Two silver bottom firing speaker grills and the gold keyboard pins. It is on a brown and blue background.


    The GPS on this device is really bad, the GPS cannot get a fix indoors where the Cosmo Communicator did, and it gets a “low accuracy” score on Google Maps. Two GPS testing applications could not get a fix on this device's location, although, Google Maps does show my accurate location.  The WiFi connection is a good stationery connection, meaning if you do not move the tablet you should have a stable connection. However sometimes the connection will drop and you will have to reconnect, however, this could be fixed by auto-reconnect. This was just something we noticed during testing. 

GPS tester application that says No Fix and shows a world map. The application also has lots of zeroes.


    Plimpton appears to have done a great job with the software, but unfortunately, it's only in appearances. The tablet runs mostly stock Android 11 and received the June 2021 security update. However, the tablet's software appears to run haphazardly with several mentions of ‘phone’ through the UI, although it is a tablet. The tablet also has an emergency dialer on the front screen even though this is a WiFi-only model.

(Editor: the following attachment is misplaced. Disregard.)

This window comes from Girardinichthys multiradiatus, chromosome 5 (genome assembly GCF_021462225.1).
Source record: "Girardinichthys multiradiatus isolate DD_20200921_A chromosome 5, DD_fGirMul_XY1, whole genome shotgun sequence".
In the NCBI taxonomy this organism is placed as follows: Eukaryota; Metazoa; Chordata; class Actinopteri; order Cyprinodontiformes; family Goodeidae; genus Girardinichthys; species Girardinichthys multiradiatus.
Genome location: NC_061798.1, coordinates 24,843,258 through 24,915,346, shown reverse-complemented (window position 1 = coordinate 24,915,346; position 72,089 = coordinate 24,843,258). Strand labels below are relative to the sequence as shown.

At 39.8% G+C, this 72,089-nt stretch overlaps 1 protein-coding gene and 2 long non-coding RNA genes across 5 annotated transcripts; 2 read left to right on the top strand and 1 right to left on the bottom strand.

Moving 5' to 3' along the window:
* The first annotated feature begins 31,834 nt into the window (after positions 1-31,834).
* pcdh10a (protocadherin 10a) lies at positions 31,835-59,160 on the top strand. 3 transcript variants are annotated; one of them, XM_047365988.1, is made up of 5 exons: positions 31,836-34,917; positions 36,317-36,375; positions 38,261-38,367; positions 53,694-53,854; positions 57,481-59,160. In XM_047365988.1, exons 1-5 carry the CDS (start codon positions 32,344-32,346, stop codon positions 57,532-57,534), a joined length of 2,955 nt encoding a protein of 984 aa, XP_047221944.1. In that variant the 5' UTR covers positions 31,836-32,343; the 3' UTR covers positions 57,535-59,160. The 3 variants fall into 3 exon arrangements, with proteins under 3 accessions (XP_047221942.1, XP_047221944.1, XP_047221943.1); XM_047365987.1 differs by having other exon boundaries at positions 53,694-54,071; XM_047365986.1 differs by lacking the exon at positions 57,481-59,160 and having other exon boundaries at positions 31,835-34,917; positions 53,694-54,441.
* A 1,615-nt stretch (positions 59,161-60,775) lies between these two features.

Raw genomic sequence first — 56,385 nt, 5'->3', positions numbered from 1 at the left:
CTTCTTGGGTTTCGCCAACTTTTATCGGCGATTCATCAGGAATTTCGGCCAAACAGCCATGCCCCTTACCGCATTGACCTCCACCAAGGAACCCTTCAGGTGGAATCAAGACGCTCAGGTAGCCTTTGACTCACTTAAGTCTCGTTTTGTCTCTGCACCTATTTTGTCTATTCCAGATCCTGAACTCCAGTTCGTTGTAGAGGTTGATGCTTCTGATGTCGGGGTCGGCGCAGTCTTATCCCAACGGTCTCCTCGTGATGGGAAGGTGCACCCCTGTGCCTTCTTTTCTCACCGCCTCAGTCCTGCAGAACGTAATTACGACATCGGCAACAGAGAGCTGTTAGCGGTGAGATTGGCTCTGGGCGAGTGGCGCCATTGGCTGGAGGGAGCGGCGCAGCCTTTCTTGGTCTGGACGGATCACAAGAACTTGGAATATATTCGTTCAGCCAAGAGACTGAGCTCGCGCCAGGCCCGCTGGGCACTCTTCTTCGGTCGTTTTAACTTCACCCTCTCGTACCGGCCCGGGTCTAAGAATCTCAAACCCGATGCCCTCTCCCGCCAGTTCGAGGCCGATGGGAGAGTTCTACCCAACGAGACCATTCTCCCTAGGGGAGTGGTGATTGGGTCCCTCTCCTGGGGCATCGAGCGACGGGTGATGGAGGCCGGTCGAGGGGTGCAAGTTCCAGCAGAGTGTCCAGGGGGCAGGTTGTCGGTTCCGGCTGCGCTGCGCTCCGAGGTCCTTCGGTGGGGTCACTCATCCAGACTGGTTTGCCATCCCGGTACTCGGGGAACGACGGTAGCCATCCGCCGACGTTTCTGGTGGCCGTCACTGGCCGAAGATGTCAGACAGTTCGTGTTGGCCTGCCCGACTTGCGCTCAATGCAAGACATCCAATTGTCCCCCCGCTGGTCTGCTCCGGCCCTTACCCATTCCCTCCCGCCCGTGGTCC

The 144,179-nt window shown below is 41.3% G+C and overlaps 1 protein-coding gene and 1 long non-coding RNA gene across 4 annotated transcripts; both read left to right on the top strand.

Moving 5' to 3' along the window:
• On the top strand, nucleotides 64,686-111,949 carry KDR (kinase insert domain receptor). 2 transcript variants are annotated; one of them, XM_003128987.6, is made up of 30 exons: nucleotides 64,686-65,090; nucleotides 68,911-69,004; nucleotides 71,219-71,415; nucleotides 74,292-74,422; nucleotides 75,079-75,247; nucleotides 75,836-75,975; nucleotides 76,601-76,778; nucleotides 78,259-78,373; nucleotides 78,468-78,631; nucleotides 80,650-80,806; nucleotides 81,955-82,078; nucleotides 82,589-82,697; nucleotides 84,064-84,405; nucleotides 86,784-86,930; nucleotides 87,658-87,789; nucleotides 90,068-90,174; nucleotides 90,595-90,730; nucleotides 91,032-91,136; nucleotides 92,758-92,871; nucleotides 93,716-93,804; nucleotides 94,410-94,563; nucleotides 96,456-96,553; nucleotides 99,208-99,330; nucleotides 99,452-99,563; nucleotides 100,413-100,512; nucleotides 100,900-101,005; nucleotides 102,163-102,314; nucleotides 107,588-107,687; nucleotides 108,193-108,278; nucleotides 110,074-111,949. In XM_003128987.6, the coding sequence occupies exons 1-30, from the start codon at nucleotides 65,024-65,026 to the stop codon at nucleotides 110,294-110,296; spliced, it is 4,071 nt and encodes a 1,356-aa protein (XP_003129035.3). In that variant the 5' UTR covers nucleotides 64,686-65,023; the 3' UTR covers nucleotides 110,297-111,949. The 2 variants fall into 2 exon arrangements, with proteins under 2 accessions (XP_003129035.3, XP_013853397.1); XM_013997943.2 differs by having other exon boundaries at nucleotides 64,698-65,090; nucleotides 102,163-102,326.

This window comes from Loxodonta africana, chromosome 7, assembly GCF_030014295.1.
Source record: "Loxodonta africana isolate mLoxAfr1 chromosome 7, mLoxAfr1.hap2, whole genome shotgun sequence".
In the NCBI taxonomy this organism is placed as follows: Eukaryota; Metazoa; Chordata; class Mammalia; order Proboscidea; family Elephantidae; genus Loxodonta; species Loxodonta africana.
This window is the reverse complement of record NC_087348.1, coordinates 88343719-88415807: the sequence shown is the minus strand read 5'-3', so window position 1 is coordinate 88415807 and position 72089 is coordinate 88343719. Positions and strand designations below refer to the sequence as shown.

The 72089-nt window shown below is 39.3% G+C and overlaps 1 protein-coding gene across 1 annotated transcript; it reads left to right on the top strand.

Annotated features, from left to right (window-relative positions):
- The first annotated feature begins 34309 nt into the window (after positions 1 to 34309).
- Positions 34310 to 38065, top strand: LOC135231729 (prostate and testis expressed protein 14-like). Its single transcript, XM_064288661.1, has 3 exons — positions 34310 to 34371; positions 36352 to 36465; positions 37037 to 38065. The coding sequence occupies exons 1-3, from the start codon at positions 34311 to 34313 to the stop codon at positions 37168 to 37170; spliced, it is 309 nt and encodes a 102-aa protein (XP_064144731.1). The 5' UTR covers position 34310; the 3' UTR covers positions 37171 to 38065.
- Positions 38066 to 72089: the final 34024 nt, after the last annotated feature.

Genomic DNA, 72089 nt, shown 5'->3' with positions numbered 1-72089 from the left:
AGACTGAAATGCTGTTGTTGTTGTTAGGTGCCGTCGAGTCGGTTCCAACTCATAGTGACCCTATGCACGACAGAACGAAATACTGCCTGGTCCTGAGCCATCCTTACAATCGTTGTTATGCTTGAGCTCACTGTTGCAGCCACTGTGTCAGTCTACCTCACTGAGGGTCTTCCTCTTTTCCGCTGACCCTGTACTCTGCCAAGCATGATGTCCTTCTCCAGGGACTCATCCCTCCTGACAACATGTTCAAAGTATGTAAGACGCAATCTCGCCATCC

One application even asked me if it could make and manage phone calls!! The software also will not get Android 12, and for some reason does not alert me of my email notifications!

Allow sound recorder to make and recieve phone calls. Allow Deny. All this is circled in red, and the red voice recording button is on the bottom.


    The device will not receive the Android 12 update meaning that the device will be outdated in the next year or so. The device also comes from an obscure manufacturer that has to prove its dedication to security by providing security updates. This has not happened as the Device is still stuck on the June 5th update from 2021. The device features the regular PIN, Password, and Pattern, and it does support 2d based face unlock. Other people or a picture could not fool it, but because it is 2d based, I would not personally trust it.


    The battery of the tablet is a 6000 mAh battery. The battery is very small for a 10.1-inch tablet with some smartphones getting to 5000 mAh batteries. Also, tablets such as the Tab S7 FE (more expensive) have 10,000 mAh batteries and have a much longer runtime.